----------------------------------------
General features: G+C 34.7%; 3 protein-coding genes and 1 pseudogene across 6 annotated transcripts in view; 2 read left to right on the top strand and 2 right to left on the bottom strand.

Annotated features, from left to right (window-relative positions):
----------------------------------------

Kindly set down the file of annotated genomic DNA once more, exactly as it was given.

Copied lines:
General features: G+C 34.7%; 3 protein-coding genes and 1 pseudogene across 6 annotated transcripts in view; 2 read left to right on the top strand and 2 right to left on the bottom strand.

Annotated features, from left to right (window-relative positions):